‘Feed barley price of €160/t needed’
Feed barley needs to be at a base price of €160/t and wheat €15-18/t above that, according to the Irish Grain Growers Group Chairperson Bobby Miller.
Speaking with AgriLand, Miller highlighted the “almost endless” run of bad years for Irish tillage farmers, in terms of yield and price. In 2012, while grain prices were good, this was counteracted by low yields.
With yields this year expected to be slightly up from 2016 figures, Miller has called for better prices to help alleviate the pressure on struggling tillage farmers.
Miller also emphasised the need for Irish grain to be marketed more strongly by Bord Bia and called on consumers to support Irish, traceable, quality-assured, GM-free grain. He added, more investment in research and development in the tillage sector is essential for the future of the industry.
Protein content value?
The Irish Grain Growers Group Chairperson posed the question: Should farmers be paid for higher protein content grain?
Currently, a high protein content of 13% receives the same price as a lower protein content of 8-9%. Miller indicated that there should be a value for having a higher protein content.
As an example, Miller said: “Set the base price at 9% protein and for every 1% rise in protein the tillage farmer should receive an extra €5/t.
Overall, at 11% protein the farmer would get an additional €10/t. For a 3.5t/ac crop that’s worth an extra €35/ac.
Yields to be up slightly
Winter barley yields are expected to be slightly up from 2016 figures, according to Miller.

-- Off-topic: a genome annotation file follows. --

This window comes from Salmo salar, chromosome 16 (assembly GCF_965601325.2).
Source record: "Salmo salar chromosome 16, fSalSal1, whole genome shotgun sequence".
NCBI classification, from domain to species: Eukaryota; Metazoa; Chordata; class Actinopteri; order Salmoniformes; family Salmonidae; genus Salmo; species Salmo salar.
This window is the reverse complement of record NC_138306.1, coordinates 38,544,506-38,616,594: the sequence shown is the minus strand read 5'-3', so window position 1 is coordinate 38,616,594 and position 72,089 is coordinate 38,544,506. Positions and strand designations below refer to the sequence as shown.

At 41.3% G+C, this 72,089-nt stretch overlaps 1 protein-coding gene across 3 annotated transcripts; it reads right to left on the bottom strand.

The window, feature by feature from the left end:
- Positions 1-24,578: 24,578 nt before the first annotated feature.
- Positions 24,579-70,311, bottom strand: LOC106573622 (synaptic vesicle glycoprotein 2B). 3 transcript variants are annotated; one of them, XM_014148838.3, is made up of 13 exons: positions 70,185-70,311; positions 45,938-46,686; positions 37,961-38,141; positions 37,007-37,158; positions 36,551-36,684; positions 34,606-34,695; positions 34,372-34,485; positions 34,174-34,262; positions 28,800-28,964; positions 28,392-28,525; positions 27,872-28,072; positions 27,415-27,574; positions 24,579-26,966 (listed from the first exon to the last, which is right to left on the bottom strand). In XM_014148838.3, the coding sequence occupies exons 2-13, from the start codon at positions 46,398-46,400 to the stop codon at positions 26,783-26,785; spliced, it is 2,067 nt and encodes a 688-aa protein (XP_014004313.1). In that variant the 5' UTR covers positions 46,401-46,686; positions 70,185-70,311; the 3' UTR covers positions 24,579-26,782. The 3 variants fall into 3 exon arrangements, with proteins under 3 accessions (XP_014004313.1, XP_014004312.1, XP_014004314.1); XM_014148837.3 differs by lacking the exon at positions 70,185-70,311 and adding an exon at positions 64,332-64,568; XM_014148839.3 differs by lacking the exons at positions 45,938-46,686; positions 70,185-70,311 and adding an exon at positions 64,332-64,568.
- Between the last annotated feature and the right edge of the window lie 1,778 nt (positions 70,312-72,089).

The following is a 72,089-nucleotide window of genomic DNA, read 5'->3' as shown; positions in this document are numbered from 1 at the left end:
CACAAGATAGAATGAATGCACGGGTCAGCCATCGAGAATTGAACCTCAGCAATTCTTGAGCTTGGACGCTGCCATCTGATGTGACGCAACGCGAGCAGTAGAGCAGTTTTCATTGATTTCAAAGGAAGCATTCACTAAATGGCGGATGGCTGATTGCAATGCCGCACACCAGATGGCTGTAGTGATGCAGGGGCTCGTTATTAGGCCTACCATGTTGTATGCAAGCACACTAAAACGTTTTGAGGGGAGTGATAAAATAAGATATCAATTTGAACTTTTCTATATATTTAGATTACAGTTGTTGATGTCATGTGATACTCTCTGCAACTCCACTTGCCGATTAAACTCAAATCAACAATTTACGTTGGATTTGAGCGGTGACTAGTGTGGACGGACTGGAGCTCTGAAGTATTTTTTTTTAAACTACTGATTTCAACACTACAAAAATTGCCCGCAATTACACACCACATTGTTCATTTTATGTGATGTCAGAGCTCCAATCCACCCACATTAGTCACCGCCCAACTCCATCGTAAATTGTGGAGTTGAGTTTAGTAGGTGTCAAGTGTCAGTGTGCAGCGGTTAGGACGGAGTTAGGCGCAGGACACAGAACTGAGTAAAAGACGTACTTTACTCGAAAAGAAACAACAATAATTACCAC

“While there is a lot of grain still to be delivered, average yields of 3.5t/ac indicate a slight increase on 2016 yields,” he said.
Harvest 2017 is well underway in some parts of the country, with crops ripening up to a week earlier than last year. Tillage farmers in the south-east with smaller acreage are near finished. However, those with larger volumes will now have to wait out the turn in the weather to get harvest remaining crops.
“The current rain is a worry. The harvest is at a full stop,” Miller said.
Farmers should be content with grain quality, he said, with bushel weights in the low-to-mid 60s. Moisture content has been reported very low by grain merchants across the country, with drying unnecessary in some cases.
Miller reported a moisture content of 13% in a crop harvested Tuesday night, with the average being 16-17% across the country.
Miller concluded, reminding tillage farmers to be vigilant this time of year: “At this busy time make sure safety takes priority.”